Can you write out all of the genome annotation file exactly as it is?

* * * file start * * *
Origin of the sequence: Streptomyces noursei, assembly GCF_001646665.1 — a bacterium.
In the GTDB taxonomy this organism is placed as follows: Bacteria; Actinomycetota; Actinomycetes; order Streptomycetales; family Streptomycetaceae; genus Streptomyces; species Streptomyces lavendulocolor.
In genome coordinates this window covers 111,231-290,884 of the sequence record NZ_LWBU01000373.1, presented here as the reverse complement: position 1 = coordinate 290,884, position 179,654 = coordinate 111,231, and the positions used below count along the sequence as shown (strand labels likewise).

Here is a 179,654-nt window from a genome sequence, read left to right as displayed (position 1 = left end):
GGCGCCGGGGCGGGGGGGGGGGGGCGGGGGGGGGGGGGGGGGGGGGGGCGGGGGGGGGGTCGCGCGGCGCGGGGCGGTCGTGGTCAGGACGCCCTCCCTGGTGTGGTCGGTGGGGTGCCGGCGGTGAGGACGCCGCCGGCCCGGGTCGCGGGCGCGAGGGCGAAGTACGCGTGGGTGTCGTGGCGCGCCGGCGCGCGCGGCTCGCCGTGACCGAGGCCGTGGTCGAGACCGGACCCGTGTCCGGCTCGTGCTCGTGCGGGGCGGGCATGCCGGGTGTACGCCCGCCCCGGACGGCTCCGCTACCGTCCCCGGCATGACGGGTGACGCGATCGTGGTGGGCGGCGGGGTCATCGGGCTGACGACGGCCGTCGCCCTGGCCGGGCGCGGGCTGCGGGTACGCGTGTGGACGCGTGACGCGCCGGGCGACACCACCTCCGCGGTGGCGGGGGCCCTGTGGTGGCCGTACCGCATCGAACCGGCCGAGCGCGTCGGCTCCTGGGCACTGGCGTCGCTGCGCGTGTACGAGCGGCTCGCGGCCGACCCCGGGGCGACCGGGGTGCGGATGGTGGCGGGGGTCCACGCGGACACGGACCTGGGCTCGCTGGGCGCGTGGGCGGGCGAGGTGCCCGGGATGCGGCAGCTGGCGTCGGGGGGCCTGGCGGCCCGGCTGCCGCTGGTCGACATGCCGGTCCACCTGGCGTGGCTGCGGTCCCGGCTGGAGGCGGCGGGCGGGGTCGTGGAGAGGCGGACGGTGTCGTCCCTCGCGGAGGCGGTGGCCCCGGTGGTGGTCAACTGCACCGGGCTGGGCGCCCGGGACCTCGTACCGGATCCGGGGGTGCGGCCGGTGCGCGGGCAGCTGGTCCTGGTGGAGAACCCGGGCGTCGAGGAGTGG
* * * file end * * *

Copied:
Origin of the sequence: Streptomyces noursei, assembly GCF_001646665.1 — a bacterium.
In the GTDB taxonomy this organism is placed as follows: Bacteria; Actinomycetota; Actinomycetes; order Streptomycetales; family Streptomycetaceae; genus Streptomyces; species Streptomyces lavendulocolor.
In genome coordinates this window covers 111,231-290,884 of the sequence record NZ_LWBU01000373.1, presented here as the reverse complement: position 1 = coordinate 290,884, position 179,654 = coordinate 111,231, and the positions used below count along the sequence as shown (strand labels likewise).

Here is a 179,654-nt window from a genome sequence, read left to right as displayed (position 1 = left end):
GGCGCCGGGGCGGGGGGGGGGGGGCGGGGGGGGGGGGGGGGGGGGGGGCGGGGGGGGGGTCGCGCGGCGCGGGGCGGTCGTGGTCAGGACGCCCTCCCTGGTGTGGTCGGTGGGGTGCCGGCGGTGAGGACGCCGCCGGCCCGGGTCGCGGGCGCGAGGGCGAAGTACGCGTGGGTGTCGTGGCGCGCCGGCGCGCGCGGCTCGCCGTGACCGAGGCCGTGGTCGAGACCGGACCCGTGTCCGGCTCGTGCTCGTGCGGGGCGGGCATGCCGGGTGTACGCCCGCCCCGGACGGCTCCGCTACCGTCCCCGGCATGACGGGTGACGCGATCGTGGTGGGCGGCGGGGTCATCGGGCTGACGACGGCCGTCGCCCTGGCCGGGCGCGGGCTGCGGGTACGCGTGTGGACGCGTGACGCGCCGGGCGACACCACCTCCGCGGTGGCGGGGGCCCTGTGGTGGCCGTACCGCATCGAACCGGCCGAGCGCGTCGGCTCCTGGGCACTGGCGTCGCTGCGCGTGTACGAGCGGCTCGCGGCCGACCCCGGGGCGACCGGGGTGCGGATGGTGGCGGGGGTCCACGCGGACACGGACCTGGGCTCGCTGGGCGCGTGGGCGGGCGAGGTGCCCGGGATGCGGCAGCTGGCGTCGGGGGGCCTGGCGGCCCGGCTGCCGCTGGTCGACATGCCGGTCCACCTGGCGTGGCTGCGGTCCCGGCTGGAGGCGGCGGGCGGGGTCGTGGAGAGGCGGACGGTGTCGTCCCTCGCGGAGGCGGTGGCCCCGGTGGTGGTCAACTGCACCGGGCTGGGCGCCCGGGACCTCGTACCGGATCCGGGGGTGCGGCCGGTGCGCGGGCAGCTGGTCCTGGTGGAGAACCCGGGCGTCGAGGAGTGG